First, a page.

A new study says that the amount of cuddles babies gets not just keeps them warm and snugly, but can actually affect babies at the molecular level, and the effects can last for years.
The study further reveals that babies who get less physical contact and are more distressed at a young age end up with changes in molecular processes that affect gene expression.
There are lots of unanswered questions particularly to what causes the change, however, and the team from the University of British Columbia in Canada say that it’s still very early days for this research.
Scientists have long known that human touch is good for us and our development in all kinds of ways, but this is the first study to look at how it might be changing the epigenetics of human babies.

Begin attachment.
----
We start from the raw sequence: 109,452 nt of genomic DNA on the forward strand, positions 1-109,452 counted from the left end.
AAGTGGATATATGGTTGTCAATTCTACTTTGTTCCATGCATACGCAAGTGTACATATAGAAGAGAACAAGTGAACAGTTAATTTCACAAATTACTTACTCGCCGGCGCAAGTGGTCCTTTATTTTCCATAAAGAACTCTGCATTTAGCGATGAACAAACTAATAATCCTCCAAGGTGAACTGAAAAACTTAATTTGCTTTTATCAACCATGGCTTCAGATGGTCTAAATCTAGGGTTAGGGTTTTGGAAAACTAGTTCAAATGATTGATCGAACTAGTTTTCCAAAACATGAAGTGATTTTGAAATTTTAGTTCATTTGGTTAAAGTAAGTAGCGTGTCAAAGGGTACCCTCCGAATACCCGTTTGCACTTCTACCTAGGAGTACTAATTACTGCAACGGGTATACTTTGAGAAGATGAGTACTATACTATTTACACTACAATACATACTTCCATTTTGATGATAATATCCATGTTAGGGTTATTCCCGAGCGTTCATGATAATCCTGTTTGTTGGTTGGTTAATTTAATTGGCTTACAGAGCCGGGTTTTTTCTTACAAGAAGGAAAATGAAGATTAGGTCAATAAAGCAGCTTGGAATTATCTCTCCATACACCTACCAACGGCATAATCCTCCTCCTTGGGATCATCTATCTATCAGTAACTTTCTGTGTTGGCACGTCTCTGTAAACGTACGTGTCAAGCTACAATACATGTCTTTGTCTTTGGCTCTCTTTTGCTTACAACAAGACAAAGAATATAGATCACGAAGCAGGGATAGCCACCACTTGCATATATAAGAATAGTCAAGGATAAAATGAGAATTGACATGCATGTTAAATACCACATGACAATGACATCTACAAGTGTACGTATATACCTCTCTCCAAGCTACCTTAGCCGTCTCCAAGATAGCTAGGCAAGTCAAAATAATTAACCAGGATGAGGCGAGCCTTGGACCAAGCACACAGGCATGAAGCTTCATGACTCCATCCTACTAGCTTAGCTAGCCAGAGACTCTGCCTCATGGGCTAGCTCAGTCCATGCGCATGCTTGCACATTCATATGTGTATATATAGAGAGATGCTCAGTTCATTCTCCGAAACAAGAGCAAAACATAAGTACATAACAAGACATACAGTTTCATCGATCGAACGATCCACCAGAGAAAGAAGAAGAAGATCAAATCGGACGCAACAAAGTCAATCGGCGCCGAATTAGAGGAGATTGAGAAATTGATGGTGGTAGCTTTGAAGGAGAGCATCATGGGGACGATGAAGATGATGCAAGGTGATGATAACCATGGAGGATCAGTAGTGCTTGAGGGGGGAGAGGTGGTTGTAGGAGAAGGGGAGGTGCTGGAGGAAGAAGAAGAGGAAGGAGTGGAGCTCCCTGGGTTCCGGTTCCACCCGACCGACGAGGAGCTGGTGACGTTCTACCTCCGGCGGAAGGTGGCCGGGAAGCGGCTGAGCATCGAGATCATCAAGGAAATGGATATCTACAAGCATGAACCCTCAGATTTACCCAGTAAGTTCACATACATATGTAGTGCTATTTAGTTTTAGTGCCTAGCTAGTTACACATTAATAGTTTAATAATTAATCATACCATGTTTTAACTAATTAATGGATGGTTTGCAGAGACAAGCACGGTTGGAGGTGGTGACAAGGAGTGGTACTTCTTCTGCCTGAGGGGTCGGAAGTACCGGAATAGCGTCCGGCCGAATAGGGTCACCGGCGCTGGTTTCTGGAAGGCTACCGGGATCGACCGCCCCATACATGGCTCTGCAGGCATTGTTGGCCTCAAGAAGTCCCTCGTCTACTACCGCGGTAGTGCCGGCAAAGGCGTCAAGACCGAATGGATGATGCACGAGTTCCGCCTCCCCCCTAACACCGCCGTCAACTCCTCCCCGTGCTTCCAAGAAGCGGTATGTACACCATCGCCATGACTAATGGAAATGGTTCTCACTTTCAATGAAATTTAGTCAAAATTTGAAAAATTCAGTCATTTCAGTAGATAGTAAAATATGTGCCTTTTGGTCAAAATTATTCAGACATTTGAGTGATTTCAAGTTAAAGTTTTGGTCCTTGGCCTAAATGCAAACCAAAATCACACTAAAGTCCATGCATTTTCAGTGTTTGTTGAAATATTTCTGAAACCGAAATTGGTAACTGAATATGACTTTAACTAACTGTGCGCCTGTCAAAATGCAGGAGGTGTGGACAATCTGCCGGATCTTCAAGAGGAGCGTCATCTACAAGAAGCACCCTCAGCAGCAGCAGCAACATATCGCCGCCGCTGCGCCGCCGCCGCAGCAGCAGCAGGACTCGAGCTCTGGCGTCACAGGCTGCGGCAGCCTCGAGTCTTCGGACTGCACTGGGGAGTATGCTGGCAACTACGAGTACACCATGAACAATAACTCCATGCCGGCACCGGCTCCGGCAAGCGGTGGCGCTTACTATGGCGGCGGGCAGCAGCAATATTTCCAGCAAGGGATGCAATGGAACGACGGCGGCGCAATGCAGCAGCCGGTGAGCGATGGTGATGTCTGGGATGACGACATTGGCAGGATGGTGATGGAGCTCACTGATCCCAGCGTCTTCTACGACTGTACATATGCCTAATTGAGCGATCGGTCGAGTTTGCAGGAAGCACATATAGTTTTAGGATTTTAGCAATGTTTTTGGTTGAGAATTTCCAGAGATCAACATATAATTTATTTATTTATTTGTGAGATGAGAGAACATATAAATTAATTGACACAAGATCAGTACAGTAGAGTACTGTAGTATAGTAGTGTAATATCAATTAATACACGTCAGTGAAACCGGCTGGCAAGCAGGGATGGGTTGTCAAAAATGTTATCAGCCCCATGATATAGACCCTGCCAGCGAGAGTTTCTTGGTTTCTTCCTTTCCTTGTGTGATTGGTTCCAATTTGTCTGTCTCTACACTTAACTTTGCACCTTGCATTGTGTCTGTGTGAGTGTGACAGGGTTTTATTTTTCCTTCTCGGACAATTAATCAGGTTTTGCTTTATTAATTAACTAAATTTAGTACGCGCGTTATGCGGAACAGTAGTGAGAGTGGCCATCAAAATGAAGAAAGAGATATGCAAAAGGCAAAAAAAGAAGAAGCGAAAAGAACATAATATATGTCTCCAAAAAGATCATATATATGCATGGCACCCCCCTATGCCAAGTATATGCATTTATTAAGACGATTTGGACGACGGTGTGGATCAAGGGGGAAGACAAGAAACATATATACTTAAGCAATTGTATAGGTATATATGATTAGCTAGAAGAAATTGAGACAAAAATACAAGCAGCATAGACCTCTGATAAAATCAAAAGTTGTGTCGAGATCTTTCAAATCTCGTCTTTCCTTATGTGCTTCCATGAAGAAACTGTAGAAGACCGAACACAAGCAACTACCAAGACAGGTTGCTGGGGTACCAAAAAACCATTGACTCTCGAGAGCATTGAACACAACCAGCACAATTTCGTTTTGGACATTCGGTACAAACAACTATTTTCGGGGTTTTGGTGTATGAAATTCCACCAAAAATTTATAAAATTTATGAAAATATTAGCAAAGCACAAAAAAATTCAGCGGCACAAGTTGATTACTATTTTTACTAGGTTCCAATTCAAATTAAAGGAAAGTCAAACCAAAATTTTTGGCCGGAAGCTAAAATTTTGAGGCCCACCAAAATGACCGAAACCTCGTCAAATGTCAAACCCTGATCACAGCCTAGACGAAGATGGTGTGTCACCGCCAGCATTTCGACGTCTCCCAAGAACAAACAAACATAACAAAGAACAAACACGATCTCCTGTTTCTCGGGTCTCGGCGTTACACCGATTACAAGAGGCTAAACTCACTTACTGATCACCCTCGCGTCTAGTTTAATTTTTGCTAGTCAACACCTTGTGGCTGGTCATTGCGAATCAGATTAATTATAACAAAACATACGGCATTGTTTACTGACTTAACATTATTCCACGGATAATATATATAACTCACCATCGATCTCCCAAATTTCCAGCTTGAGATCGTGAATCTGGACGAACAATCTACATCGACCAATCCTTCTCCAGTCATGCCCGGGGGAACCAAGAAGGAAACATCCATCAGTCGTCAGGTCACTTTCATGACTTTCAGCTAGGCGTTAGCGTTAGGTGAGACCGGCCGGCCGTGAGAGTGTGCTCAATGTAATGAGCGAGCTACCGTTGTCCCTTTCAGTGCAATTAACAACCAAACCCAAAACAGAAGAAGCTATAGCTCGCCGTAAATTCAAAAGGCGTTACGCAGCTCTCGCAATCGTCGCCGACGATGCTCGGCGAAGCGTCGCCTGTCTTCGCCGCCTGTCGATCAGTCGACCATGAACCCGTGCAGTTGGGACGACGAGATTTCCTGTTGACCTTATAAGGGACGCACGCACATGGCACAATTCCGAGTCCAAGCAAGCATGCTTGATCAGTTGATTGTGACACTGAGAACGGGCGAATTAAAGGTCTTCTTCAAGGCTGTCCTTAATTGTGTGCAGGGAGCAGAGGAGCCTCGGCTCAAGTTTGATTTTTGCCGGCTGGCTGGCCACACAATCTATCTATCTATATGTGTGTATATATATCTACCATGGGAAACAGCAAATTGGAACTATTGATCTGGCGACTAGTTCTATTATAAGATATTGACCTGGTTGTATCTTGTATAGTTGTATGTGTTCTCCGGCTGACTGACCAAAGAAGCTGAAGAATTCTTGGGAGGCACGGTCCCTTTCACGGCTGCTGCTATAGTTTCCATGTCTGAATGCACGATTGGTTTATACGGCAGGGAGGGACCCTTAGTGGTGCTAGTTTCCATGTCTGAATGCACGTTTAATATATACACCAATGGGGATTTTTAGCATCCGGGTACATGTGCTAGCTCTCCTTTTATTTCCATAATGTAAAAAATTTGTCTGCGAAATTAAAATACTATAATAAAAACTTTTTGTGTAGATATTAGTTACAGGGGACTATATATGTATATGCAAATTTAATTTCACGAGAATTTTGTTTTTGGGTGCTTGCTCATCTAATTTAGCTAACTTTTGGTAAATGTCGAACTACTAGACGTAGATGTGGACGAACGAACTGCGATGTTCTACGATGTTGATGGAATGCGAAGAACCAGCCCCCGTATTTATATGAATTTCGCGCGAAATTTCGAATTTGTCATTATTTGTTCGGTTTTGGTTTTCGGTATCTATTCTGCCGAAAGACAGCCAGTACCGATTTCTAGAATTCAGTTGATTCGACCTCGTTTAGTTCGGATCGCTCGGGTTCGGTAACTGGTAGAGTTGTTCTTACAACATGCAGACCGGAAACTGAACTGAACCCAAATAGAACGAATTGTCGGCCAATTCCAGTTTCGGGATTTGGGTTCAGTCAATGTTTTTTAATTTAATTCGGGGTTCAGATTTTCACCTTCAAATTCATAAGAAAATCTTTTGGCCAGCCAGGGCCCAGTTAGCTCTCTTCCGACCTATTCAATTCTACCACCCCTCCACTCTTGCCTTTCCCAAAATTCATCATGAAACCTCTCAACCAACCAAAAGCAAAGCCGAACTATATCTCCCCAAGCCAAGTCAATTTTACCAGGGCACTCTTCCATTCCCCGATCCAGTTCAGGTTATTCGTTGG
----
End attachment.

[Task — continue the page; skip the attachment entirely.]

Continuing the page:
For the study, parents of 94 babies were asked to keep diaries of their touching and cuddling habits from five weeks after birth, as well as logging the behaviour of the infants – sleeping, crying, and so on.
After 4.5 years, DNA swabs were taken of the kids to analyse a biochemical modification called DNA methylation — an epigenetic mechanism in which some parts of the chromosome are tagged with small carbon and hydrogen molecules, often changing how genes function and affecting their expression.
The researchers found DNA methylation (which acts a marker for normal biological development and the processes that go along with it and can be influenced by external/environmental factors) differences between “high-contact” children and “low-contact” children at five specific DNA sites, two of which were within genes: one related to the immune system, and one to the metabolic system.
The research has been published in Development and Psychopathology.